Peter Jones

Cicero on regulating MPs

How the ancients dealt with the age-old question of ‘Quis custodiet ipsos custodes?’

As Sir Kevin Barron, chair of the MPs’ ‘Standards’ committee, steps down so that his own MP-packed body can adjudicate an allegation against him, the ‘Standards’ commissioner Kathryn Hudson says that some MPs are breaking rules because ‘they do not agree with them’. Are MPs simply not interested in their reputation?

Oligarchs at all levels know how to look after themselves (apparently no complaint against Ofsted has ever been upheld). However committed ancient Romans were to the rule of law, it was a commonplace that to reach the top of the greasy pole, one needed to make three fortunes: one to get there, one to fight subsequent charges of corruption and one to support you in exile after you were found out. Cicero began his prosecution against the corrupt provincial governor Verres by saying that the word on the street was that no one with influence (i.e. money) would ever be found guilty in a court controlled by fellow senators; he knew what he was up against when he argued that true glory depended on the identification of one’s personal interests with the state’s. The historian Tacitus brilliantly pointed out that when the state was at its most corrupt, laws were most numerous.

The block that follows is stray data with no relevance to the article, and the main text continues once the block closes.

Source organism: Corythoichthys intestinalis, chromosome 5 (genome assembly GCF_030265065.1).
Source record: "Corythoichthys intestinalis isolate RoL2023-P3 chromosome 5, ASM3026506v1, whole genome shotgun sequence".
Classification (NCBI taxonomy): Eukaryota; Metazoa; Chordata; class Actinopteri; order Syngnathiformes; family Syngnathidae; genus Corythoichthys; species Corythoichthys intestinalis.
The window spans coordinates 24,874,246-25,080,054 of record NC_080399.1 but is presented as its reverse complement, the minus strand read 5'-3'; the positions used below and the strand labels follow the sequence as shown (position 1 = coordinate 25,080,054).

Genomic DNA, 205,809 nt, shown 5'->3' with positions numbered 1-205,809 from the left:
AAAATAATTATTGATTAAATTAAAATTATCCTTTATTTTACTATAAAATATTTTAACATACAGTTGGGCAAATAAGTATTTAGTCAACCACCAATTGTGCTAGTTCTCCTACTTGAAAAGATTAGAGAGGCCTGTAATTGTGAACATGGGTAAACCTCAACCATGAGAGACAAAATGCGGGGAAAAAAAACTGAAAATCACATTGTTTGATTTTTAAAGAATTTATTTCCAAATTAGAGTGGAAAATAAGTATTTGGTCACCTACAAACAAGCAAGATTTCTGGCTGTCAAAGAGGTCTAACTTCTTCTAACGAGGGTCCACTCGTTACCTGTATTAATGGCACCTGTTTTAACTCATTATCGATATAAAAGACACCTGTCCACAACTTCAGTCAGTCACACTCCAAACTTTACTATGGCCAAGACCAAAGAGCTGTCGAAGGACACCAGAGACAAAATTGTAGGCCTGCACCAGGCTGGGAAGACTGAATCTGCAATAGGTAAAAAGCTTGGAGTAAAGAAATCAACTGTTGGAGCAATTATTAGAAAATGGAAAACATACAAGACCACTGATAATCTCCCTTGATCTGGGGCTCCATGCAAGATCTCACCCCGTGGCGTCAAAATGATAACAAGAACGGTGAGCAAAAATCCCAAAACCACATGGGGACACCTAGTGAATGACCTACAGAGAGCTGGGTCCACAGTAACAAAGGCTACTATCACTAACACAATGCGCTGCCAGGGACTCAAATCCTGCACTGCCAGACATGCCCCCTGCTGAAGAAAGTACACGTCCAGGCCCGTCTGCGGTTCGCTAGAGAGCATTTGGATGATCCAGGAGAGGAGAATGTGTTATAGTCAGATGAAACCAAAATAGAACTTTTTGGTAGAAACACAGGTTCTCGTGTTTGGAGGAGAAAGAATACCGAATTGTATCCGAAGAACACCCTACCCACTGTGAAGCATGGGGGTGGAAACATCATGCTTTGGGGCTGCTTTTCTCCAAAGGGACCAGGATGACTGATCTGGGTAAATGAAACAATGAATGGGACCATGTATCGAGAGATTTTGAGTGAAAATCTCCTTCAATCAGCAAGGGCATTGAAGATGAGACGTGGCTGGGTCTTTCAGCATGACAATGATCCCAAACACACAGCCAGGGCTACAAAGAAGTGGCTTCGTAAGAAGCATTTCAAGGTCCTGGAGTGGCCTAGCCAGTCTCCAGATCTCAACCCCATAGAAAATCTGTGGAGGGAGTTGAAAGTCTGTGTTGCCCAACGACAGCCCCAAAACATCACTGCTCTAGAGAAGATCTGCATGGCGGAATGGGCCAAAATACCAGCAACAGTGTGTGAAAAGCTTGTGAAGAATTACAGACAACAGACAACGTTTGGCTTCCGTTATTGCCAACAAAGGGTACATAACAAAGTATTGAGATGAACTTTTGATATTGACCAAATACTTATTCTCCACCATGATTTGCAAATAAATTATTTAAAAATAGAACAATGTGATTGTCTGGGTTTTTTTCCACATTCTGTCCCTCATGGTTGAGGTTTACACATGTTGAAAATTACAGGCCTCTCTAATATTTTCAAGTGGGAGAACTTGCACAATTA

Perhaps the only culture in which one’s chances of getting away with it were least likely was that of classical Athens, where the citizen body, whether in Assembly or law-court, was sovereign and therefore the final arbiter over any such charges. All officials were constantly subject to public scrutiny and at the end of their term of office their record was assessed. Punishments ranged from fines through exile to death. No House of Lords for them.

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